An integrated social registry for Nepal

Faris Hadad-Zervos Friday, 9 2023

Social protection programs cover about a third of the population but are yet to reach all the poor and vulnerable.

Imagine the following scenario. A mother delivers a child at a health facility. When the birth is recorded in the health information system, it notifies the ward office. The mother receives a call from the ward office to register her child’s birth. At the time of birth registration, she learns if the child is eligible to receive a child nutrition grant. She also receives information about vaccinations and early childhood education. The birth registration system is linked to a household registry. Each new birth also updates the household database providing the palika with an overview of all households and individuals at any time.
Such seamless access to services and information about benefits and services is unfortunately not quite what mothers face in Nepal. The lack of linkages is apparent if we just look at rates of facility delivery (77.5 percent) compared to birth registration before 12 months at (59.5 percent). That means over 17 percent of births that occur at health facilities are not registered in the first 12 months. One reason, among many, for low birth registration is a lack of integration both at the front-end (point of service delivery) and the backend (information system). Nepal is now working to establish an Integrated Social Registry, which can serve as a platform to link across social protection programmes and information systems and help address this issue, among several others.

Why it is necessary
In Nepal, there are multiple social protection programmes, including the Social Security Allowances (SSA), Prime Minister Employment Programme (PMEP), Safe Motherhood Programme, scholarships, and health subsidies. They cover about a third of the population but are yet to reach all the poor and vulnerable. Currently, less than 50 percent of the poorest households receive any social assistance. Proper identification of the eligible beneficiaries to ensure that all the eligible receive services is a challenge for Nepal which lacks robust information systems.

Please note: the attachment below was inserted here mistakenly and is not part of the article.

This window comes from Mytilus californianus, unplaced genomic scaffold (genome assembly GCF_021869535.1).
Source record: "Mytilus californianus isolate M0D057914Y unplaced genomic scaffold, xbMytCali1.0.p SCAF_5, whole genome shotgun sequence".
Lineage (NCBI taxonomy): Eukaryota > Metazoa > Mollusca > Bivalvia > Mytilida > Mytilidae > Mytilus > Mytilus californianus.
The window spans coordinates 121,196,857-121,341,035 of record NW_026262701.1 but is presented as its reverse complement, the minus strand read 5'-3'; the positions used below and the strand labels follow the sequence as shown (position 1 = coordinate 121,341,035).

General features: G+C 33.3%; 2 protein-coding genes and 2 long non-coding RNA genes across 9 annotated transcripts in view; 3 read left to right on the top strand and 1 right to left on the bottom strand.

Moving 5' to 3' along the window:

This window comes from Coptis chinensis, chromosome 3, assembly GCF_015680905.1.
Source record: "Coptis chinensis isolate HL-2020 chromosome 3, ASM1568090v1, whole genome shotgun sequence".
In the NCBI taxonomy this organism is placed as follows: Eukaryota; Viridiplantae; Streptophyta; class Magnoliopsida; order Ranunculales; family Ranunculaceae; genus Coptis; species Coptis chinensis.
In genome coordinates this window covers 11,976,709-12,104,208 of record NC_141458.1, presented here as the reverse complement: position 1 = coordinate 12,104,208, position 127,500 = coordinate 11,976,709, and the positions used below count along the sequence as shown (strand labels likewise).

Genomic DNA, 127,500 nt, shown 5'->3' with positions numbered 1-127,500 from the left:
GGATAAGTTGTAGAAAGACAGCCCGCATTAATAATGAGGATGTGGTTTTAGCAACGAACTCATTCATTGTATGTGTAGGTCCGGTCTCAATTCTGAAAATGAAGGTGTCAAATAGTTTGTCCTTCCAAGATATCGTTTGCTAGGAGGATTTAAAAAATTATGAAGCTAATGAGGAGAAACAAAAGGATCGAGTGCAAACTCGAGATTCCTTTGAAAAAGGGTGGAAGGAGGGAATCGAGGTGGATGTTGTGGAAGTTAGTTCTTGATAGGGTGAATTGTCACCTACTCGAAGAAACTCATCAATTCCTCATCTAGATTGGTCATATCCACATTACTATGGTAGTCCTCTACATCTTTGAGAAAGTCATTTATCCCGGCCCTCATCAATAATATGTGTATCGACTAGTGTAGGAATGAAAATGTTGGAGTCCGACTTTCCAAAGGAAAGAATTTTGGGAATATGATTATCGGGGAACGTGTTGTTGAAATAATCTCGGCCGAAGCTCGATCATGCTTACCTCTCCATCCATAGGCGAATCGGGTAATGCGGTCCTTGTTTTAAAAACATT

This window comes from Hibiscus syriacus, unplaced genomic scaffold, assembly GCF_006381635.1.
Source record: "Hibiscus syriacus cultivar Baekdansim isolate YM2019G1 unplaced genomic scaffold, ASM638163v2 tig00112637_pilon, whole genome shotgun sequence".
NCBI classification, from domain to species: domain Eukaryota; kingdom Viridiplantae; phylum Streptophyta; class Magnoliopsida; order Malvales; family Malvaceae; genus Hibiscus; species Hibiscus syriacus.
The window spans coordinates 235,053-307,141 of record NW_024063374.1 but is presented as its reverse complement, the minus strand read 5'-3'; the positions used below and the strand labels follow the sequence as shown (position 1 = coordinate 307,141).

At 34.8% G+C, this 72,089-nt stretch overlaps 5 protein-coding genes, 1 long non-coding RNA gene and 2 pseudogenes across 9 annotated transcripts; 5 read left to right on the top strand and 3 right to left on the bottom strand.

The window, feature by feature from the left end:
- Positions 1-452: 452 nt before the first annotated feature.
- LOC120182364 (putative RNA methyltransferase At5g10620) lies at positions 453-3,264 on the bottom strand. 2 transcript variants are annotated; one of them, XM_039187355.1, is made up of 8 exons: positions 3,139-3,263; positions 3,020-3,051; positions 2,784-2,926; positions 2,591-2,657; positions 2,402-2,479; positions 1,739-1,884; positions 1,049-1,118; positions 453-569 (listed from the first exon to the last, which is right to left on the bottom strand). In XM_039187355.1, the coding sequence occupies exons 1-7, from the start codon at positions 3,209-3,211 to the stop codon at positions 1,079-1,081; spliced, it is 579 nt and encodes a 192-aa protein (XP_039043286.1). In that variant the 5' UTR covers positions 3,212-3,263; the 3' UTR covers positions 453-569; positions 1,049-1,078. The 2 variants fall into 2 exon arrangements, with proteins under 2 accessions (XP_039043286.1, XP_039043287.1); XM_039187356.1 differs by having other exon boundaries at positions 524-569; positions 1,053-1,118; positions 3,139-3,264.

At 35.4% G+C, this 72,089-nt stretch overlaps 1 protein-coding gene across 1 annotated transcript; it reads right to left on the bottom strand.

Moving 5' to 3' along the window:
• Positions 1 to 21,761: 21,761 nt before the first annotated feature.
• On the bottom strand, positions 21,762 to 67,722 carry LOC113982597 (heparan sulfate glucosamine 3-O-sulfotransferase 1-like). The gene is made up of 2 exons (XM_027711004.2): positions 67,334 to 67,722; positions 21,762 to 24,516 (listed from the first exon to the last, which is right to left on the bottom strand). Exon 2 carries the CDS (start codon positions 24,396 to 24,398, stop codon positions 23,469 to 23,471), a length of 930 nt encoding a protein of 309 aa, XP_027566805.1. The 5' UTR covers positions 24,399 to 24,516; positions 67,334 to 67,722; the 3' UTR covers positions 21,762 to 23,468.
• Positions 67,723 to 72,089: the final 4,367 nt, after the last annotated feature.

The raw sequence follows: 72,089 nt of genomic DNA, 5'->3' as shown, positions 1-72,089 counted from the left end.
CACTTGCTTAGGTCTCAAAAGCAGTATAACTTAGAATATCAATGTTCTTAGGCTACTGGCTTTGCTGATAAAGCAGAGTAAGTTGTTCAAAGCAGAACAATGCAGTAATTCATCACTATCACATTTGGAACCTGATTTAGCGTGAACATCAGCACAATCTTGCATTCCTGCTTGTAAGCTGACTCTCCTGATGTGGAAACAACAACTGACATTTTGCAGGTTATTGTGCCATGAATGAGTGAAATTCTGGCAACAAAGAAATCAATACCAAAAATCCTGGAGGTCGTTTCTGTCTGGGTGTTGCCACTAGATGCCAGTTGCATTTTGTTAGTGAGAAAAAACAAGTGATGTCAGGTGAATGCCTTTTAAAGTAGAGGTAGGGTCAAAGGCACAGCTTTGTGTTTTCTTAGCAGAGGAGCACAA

Currently, each programme in Nepal has its own beneficiary identification process and collects its own data that is managed in an information system that is not linked to the others. The government has been identifying poor households, but this database of poor households is not linked to programmes that need this data. Partly due to such fragmented information systems, not everyone who needs assistance is getting it. For example, not all the children eligible for child grants receive the cash. It is also difficult to say which household is receiving what benefit across programmes.
In this context, here are four ways an Integrated Social Registry can help, especially in the context of a green, resilient, and inclusive development approach that the government is leading on, to promote greater inclusion and resilience for Nepalis.
Integrated service delivery As a comprehensive database of households, the Integrated Social Registry can provide an integrated platform that multiple social protection programmes can use. The Integrated Social Registry will pull
together existing individual demographic data in the National ID civil registration database and household socio-economic data in one database. All programmes can use the same database to identify and enrol beneficiaries based on their eligibility criteria. In addition, the Integrated Social Registry can also promote better planning, delivery, and monitoring in the federal context. For each of the 753 local levels, the Integrated Social Registry would provide one robust household database that can be used by programmes at all three levels of government. The Integrated Social Registry is initially envisioned to be linked to three